Thursday, December 17, 2009

A winter concert, bored kids and a (not so) surprise ending

Honestly, it felt a little sad.

These yawning, slightly bored children paraded up in front of their families to sing these silly songs. Even though the whole Bryan Adams effect was rather muted, 8 of the 12 songs were Christmas songs. In fairness though, the whole demeanour of the auditorium was rather tasteful. Lots of winter decorations, some big square newsprint presents with fancy coloured bow-ties, lots of snowmen, kids wearing winter clothes, big evergreens coloured with snow. Of course, on the stage there was a big green tree with a bright yellow star of david on top. Mostly tasteful and certainly within the realm of forgivable. 

But I sat through the concert feeling somewhat serene. I didn't feel angry but just feeling like the whole thing was a little unfortunate. The kids weren't having fun, there was no particular glee or joy or excitement. It seemed to me that the teacher's were very invested and had focussed so much into the event and it felt . . . a little empty. As though the school itself couldn't articulate a particular reason for doing what it had done and somehow, the kids understood this. Everyday for the last several weeks they had been pushed to try and perfect an essentially hollow objective.

My son is glad that it is over, "now they won't keep making us practice those songs and we can get back to learning." 

Appended are the closing remarks made by the principal. The intent, had been for me to write an initial statement that we would collaboratively edit. Of course, I had sent my version of the statement over a week ago and was finally sent the principal's remarks as a fait a accompli at 11:55 AM today, about an hour before the start of the concert.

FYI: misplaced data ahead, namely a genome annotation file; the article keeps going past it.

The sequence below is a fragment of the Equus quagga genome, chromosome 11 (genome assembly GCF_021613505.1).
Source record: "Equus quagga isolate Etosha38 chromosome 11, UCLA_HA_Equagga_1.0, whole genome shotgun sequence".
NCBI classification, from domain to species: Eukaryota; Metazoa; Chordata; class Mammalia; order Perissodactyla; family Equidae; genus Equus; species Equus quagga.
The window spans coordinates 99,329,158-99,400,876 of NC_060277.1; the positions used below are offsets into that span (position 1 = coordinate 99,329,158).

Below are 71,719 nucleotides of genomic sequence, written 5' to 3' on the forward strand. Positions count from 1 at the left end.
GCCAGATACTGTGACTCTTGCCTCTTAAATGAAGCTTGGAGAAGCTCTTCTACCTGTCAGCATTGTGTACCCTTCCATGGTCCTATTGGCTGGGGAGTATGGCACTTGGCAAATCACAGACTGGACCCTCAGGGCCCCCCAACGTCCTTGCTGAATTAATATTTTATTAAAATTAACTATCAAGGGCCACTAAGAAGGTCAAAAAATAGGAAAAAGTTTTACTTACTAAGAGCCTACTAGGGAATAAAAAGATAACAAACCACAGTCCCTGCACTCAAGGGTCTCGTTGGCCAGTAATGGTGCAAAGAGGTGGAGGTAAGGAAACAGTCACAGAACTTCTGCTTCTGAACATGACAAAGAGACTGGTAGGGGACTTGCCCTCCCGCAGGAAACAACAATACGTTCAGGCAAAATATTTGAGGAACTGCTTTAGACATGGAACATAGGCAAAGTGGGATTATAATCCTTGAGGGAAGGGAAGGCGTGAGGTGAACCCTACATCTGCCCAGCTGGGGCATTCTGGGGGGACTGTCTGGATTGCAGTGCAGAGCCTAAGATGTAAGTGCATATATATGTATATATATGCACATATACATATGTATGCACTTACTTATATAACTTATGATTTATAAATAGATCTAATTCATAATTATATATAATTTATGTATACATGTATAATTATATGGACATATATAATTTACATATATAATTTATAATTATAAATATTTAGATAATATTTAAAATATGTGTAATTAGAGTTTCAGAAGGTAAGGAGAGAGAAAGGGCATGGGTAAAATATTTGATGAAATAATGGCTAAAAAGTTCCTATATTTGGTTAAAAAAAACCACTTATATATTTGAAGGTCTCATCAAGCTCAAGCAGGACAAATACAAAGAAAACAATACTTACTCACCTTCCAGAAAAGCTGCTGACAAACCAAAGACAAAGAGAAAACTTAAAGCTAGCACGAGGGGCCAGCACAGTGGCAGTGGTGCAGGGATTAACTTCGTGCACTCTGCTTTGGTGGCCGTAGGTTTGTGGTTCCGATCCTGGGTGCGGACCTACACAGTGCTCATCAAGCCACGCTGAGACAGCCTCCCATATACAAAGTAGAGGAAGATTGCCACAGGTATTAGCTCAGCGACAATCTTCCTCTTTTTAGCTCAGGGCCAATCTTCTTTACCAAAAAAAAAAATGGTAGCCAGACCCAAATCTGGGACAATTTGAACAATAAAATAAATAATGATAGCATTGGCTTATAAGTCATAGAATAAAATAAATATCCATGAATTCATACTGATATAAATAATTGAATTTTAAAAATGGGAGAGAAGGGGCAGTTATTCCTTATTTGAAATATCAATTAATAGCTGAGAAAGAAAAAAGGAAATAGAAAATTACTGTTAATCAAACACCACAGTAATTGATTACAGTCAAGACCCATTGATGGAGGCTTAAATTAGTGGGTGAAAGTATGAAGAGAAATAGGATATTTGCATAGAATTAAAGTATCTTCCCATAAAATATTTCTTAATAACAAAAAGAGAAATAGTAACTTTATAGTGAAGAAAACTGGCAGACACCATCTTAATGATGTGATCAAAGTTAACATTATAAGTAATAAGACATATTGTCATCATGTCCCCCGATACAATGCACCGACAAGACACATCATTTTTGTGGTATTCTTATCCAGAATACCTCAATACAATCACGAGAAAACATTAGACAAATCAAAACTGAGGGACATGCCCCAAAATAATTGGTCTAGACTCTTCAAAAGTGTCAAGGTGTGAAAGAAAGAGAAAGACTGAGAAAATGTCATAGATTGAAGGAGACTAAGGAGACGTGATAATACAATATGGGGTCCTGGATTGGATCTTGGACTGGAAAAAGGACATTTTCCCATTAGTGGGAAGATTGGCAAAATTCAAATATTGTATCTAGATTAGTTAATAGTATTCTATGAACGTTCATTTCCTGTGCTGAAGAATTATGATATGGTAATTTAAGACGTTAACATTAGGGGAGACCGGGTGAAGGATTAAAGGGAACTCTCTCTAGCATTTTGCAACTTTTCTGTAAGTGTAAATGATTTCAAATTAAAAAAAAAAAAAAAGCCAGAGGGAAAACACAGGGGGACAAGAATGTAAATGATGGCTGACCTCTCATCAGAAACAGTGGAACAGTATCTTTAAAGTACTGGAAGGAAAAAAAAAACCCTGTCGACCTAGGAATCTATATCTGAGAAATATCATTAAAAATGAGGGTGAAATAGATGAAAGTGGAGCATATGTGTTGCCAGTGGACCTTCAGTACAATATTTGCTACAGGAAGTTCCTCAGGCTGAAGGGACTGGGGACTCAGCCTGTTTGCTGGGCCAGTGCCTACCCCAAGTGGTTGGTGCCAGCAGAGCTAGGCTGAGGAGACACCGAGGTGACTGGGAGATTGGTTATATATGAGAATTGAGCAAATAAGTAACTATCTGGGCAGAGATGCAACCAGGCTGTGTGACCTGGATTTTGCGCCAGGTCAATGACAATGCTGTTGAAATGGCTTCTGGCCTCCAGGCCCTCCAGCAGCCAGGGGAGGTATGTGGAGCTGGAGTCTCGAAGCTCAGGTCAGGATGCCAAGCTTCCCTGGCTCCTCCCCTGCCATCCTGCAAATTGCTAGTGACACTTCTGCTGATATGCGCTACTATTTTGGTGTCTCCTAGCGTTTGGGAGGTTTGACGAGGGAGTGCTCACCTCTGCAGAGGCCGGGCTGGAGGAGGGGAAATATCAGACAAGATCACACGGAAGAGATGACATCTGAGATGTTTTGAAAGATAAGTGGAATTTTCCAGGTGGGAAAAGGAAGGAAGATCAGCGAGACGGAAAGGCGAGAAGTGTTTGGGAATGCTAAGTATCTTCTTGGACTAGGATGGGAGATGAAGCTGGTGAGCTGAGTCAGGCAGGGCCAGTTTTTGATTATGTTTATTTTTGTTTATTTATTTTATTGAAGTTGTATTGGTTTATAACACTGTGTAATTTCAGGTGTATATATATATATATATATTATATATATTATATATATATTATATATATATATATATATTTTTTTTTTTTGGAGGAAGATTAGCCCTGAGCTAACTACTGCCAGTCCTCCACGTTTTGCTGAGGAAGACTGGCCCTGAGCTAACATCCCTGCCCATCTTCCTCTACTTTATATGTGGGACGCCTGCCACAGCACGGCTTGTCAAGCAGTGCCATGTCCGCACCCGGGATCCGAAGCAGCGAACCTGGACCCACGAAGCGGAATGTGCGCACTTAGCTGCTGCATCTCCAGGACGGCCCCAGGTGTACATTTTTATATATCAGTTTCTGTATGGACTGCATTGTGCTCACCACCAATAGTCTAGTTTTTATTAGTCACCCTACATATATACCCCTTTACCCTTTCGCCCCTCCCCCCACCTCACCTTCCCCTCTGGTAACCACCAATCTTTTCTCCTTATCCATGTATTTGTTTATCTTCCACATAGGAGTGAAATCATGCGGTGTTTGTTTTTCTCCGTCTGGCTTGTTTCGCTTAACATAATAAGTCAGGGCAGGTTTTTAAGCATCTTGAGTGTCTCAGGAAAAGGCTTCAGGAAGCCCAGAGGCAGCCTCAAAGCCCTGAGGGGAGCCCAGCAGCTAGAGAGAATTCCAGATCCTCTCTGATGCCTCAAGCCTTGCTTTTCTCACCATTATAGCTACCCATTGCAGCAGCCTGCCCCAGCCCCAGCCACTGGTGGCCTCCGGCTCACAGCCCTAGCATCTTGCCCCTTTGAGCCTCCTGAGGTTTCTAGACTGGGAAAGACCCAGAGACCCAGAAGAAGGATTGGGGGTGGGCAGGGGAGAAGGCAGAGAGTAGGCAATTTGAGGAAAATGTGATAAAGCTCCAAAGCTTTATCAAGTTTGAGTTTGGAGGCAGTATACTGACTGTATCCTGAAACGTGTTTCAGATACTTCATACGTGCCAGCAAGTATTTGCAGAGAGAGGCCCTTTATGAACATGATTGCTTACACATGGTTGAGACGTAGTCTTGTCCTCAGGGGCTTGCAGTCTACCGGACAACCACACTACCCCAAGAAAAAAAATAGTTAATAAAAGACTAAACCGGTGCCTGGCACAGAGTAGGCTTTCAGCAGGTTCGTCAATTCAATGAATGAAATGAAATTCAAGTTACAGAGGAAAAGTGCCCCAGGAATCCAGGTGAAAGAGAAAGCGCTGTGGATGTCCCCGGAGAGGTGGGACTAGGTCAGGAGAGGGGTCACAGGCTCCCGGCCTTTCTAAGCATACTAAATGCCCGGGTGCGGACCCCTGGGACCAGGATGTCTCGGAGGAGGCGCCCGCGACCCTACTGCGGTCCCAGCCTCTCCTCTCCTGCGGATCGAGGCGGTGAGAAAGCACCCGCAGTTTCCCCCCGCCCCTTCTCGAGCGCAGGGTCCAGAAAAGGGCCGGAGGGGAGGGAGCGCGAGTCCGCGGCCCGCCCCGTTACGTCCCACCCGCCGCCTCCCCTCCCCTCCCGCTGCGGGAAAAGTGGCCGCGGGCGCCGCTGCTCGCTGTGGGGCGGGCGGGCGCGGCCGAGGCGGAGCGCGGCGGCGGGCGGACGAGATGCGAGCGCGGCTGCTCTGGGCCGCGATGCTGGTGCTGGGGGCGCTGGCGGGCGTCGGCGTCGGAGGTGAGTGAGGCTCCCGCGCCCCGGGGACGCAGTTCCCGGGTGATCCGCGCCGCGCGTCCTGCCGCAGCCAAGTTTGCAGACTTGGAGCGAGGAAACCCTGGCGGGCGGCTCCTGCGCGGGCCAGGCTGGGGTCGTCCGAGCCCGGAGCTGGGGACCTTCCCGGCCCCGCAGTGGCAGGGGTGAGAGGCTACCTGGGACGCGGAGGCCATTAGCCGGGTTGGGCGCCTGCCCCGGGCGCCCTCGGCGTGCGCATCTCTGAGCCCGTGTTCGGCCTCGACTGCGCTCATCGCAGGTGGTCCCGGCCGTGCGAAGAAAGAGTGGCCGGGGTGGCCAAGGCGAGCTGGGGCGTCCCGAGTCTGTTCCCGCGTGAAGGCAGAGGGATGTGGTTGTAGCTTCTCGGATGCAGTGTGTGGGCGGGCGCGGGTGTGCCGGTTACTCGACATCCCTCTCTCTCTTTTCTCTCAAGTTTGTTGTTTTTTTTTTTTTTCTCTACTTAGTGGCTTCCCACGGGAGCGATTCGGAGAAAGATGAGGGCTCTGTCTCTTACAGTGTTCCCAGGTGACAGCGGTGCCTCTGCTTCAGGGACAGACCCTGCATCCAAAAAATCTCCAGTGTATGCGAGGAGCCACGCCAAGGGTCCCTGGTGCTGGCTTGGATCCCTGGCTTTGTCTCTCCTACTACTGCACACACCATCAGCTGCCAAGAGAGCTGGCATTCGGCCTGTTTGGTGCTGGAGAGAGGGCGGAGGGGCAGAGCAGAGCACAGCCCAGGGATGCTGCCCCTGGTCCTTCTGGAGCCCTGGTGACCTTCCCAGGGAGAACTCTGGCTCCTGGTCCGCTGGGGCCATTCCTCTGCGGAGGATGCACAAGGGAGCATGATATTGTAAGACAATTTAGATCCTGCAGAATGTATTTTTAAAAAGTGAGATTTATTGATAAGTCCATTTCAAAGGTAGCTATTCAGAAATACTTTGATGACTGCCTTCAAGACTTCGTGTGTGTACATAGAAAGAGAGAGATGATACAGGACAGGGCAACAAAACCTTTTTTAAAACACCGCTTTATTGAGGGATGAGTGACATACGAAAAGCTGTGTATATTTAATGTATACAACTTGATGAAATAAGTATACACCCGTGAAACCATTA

The statement itself is okay. But, it just so obviously fails to actually say anything. And that, seems to be the point of what I can glean from my foray into the heart of the school's ideology - beyond the passion of the Bryan Adams inspired nostalgic yearning, there exists vagaries, incoherent truths and self-satisfied expressions of inclusion. 

I suppose I shouldn't expect to find a transcendental experience in the public school system.

******* Winter Concert 2009

Closing Remarks–by K**** *’******** –
What a wonderful performance!
At Dickens, we try to ensure that all students feel a sense of belonging and feel connected to our school and their own heritage. We would like to acknowledge and recognize that our performance today included many songs about Christmas, and that there are many other holidays celebrated and faiths represented within our school community.  It is not only this performance but the many day to day activities that each child experiences at school that helps them feel - they are important. We believe in inclusion, which means that we make space to include all voices and all faiths of our community members.

I would like to thank all the students, the teachers, the parents and families for their hard work during the months of November and December – preparing for this wonderful performance, sharing their family traditions that they value with us and acknowledging that this season is one of giving, caring and instilling a sense of hope among all of us.

On behalf of the staff, our wish for you all - is to have a safe, healthy and happy winter holiday. Enjoy all your special traditions with those you love and include. We look forward to seeing you in January and continuing to work together to ensure the best learning environment for your children.


  1. "now they won't keep making us practice those songs and we can get back to learning."

    That is a superstar kid!

  2. It seemed to me that the teacher's were very invested and had focussed so much into the event and it felt . . . a little empty.

    That's exactly my definition of Christmas.
    Well, empty is the word to remember here.

    The whole thing is hilarious!

    Thanks for sharing amigo!